“From a soap opera like Coronation Street to a drinks brand like Jack Daniels, every great brand takes on its own personality and character. More often than not, the managed brand name becomes more distinctive and globally admired in the shared consciousness of consumers than any actually name or names - with all their accompanying baggage - which may have founded the original organisation.”
He continues: “Human flaws - when corrected - make for great brand characters. Unless you are a child, from the Bible to the Boardroom, all the greatest characters are invariably flawed souls who struggle to conquer short-comings, guilt, regrets, vices, upbringings, environments and so on. The Armstrong Foundation brand is about to go into the phase of rebuilding itself - as a unified force - rather than single person. The time is perfect to consolidate its strengths, showing that rather like battling cancer, it is how the organisation responds to adversity, finds strength and so delivers a message of courage to others - which really matters.”
Gabay points to a number of brands that have survived similarly damaging connections to shamed public figures.
“During the cola wars of the 80s, Pepsi signed up Madonna for a $5 million year-long endorsement contract. Then she released controversial pop song Like a Prayer, in which she slept with Jesus. (Which offended just about every religious group in cola drinking America). Tiger Woods’ sexual imprudence lost him many brand sponsorships. However some brands believed he was worth the risk and stayed with him, including Nike (who know a thing or two about endorsements).
“Finally, there was Jimmy Saville and the BBC. The damage was catastrophic. Books, articles and so on, will circulate for some time to come. However, as with Armstrong, it is likely that the organisation will assume the role of a character coming to terms with its past, cleaning out the old, starting afresh with the new and making amends for the good of all.”
Marketing expert Mark Pearson, founder of www.MyVoucherCodes.co.uk, believes that there are several initial steps it can take to separate itself from Armstrong.
“The Foundation, known as the Lance Armstrong Foundation until last October, has already taken steps to separate itself. Changing the name was perhaps a pre-emptive move, and a good one at that,” he says. “Lance’s admission is likely, in part, to reduce the potential hit Livestrong may take, given the fact many people are dependent upon the foundation. Using a prominent new spokesperson and attempting to get that person as much time in front of the world’s media as soon as possible will help the brand step out from Lance’s shadow.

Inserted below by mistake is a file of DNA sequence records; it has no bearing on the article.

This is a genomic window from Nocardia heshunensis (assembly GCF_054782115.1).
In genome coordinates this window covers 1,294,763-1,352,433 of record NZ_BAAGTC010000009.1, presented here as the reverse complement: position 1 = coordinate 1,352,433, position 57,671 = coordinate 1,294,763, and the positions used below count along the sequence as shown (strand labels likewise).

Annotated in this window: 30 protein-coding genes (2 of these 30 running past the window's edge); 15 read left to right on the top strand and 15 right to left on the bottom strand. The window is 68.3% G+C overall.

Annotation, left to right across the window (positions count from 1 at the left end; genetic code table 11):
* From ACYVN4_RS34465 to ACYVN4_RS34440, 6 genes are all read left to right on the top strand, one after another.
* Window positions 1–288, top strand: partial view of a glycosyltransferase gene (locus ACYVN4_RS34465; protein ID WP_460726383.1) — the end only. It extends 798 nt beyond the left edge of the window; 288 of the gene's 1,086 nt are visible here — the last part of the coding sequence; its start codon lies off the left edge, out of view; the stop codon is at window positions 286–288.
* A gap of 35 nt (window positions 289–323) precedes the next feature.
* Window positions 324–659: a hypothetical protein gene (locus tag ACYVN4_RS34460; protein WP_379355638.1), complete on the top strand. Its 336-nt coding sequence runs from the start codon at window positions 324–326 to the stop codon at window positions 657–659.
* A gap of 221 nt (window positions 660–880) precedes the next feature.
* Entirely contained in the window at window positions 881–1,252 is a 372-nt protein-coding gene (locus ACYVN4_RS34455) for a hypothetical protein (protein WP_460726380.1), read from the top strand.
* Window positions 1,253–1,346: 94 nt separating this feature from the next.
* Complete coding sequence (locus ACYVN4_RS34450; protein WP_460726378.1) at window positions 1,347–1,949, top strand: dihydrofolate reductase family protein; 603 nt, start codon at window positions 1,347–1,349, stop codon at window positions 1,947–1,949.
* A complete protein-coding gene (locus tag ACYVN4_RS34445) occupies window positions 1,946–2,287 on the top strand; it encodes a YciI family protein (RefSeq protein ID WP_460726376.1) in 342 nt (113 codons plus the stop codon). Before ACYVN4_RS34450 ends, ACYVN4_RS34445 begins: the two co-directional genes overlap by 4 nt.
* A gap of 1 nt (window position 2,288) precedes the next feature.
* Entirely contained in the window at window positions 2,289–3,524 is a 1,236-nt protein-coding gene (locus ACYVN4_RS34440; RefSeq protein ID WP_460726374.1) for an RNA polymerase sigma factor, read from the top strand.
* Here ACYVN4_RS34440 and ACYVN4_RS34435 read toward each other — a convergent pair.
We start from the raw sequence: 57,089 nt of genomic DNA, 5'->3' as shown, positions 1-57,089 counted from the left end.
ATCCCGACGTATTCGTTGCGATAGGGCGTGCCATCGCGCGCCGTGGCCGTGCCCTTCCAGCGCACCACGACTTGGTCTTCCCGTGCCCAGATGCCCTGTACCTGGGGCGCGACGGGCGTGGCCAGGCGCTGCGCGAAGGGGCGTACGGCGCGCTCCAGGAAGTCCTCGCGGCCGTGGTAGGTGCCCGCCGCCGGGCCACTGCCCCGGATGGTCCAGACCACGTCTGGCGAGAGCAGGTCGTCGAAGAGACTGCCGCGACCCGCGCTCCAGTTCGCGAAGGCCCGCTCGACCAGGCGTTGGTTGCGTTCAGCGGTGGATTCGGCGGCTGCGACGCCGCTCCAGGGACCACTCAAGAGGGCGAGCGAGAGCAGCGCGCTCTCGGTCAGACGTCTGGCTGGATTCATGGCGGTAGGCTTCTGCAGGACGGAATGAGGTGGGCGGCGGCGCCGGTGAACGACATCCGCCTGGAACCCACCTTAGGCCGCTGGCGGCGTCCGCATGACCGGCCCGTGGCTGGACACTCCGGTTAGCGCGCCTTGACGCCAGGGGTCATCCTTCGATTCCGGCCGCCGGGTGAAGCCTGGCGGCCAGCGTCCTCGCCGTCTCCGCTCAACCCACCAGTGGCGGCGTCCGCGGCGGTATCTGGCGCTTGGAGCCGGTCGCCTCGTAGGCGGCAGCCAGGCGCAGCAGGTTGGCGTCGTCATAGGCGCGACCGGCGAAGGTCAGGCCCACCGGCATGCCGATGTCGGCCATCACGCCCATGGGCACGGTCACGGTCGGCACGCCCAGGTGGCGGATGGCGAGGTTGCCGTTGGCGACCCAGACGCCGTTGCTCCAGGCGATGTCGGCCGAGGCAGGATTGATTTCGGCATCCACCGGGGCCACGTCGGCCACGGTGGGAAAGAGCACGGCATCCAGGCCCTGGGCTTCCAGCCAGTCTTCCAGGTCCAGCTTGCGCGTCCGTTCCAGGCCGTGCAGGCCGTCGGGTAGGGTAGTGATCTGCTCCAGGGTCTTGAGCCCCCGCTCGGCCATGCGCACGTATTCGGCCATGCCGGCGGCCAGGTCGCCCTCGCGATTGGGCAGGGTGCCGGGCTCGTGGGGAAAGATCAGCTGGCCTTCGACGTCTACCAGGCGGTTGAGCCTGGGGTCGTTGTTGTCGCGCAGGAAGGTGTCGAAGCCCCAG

“They can’t change their name again so soon, but a new public face, as well as communicating just how many people benefit from the Foundation is vital. Ensuring public sympathy and understanding will undoubtedly help the foundation move forward.”
The collapse of the Livestrong Foundation would be the saddest of all of the casualties of Armstrong’s deception. Fortunately, the message from the branding and marketing community is that the damage done to the charity is by no means terminal.
“With Lance Armstrong breaking his silence, the rebrand of the Livestrong Foundation starts here,” says Bassett. “The shamed cyclist’s continued affiliation with the cancer charity has hindered it from disassociating itself and moving on from the scandal, but now is the time to take action.”
Gabay adds: “The Foundation had developed into an organisation about individuals finding strength, rather than the exclusive strength of one individual alone. Whilst the Foundation could not dismiss the remarkable contribution Mr Armstrong has given to the organisation, it is now free to refocus its attention on the unsung stories or extraordinary cancer survivors and patients.”